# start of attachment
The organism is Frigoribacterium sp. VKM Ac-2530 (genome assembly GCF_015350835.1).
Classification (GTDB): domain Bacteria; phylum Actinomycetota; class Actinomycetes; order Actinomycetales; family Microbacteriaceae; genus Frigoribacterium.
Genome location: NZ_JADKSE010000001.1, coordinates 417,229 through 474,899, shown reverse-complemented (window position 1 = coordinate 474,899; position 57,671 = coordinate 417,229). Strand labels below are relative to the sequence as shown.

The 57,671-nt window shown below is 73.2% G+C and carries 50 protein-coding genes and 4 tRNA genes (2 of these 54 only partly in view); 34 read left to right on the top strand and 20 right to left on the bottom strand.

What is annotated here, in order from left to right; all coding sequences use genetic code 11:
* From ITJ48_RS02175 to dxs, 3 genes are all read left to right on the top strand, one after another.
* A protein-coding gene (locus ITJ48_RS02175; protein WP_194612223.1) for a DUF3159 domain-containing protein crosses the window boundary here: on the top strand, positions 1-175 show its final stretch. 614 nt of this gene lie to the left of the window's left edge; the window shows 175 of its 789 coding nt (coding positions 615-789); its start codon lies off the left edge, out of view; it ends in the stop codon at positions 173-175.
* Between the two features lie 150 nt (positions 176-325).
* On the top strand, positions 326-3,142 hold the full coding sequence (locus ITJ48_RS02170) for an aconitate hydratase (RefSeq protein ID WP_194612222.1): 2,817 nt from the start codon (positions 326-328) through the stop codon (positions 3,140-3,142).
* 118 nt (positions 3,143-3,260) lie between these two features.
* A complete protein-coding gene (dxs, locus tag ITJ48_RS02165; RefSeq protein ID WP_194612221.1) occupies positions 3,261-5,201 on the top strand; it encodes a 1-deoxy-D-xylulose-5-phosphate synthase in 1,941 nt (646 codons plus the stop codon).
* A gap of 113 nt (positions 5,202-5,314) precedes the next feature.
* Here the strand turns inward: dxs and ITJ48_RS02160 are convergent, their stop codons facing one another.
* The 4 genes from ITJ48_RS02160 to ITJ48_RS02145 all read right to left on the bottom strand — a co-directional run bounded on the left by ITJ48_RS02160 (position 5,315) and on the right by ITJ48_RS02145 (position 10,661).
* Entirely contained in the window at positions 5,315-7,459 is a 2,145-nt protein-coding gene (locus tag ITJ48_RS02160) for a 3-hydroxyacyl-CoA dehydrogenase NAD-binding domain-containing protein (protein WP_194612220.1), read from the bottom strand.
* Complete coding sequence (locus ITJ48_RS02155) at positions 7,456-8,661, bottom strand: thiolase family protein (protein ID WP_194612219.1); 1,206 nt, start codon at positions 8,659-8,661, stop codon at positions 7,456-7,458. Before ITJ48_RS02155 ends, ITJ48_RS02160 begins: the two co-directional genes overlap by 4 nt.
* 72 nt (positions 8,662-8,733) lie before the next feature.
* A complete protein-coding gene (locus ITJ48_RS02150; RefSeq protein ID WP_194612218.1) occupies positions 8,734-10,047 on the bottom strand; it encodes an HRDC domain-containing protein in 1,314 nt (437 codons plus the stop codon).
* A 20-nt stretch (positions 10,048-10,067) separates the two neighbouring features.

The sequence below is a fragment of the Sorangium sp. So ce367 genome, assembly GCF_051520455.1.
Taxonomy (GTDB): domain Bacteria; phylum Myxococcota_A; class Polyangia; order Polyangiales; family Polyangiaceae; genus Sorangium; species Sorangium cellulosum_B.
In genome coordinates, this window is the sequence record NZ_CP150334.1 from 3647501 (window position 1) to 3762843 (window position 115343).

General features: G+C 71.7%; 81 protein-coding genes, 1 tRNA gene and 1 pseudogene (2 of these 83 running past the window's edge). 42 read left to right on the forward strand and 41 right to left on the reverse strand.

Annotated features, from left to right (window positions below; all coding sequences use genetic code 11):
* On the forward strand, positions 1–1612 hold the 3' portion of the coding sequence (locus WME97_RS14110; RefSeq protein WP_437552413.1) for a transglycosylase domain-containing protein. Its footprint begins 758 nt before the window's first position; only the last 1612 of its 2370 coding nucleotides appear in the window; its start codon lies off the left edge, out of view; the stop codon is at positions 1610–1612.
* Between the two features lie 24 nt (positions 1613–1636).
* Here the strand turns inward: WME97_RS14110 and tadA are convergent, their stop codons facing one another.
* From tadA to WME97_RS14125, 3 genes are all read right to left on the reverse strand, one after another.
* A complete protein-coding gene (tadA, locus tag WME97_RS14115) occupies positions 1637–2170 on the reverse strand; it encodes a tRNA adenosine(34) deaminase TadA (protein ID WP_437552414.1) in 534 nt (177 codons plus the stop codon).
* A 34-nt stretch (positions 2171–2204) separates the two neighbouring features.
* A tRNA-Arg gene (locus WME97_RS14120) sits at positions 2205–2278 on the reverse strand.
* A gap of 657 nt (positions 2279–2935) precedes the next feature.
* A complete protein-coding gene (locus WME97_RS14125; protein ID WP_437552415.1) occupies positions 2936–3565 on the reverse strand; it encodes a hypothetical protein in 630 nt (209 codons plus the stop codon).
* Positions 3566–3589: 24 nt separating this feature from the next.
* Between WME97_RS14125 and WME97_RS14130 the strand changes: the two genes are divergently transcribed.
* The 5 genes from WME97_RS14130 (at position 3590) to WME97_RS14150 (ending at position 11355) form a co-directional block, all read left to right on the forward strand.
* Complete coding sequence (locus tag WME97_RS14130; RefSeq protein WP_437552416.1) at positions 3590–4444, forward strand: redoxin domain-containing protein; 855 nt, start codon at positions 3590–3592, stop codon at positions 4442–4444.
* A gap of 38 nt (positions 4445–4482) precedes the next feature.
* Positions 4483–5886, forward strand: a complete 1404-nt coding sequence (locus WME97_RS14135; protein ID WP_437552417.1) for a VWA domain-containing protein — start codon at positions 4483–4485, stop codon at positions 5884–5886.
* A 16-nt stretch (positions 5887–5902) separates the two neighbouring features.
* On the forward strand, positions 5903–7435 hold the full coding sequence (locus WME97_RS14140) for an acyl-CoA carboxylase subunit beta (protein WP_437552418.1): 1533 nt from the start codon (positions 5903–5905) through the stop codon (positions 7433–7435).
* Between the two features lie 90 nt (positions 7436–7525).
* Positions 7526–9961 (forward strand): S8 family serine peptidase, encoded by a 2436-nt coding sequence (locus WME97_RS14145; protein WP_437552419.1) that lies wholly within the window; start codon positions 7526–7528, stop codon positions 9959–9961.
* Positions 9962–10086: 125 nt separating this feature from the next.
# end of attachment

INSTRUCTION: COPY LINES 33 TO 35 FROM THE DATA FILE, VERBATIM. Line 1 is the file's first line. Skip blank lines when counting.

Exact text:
* A complete protein-coding gene (locus WME97_RS14125; protein ID WP_437552415.1) occupies positions 2936–3565 on the reverse strand; it encodes a hypothetical protein in 630 nt (209 codons plus the stop codon).
* Positions 3566–3589: 24 nt separating this feature from the next.
* Between WME97_RS14125 and WME97_RS14130 the strand changes: the two genes are divergently transcribed.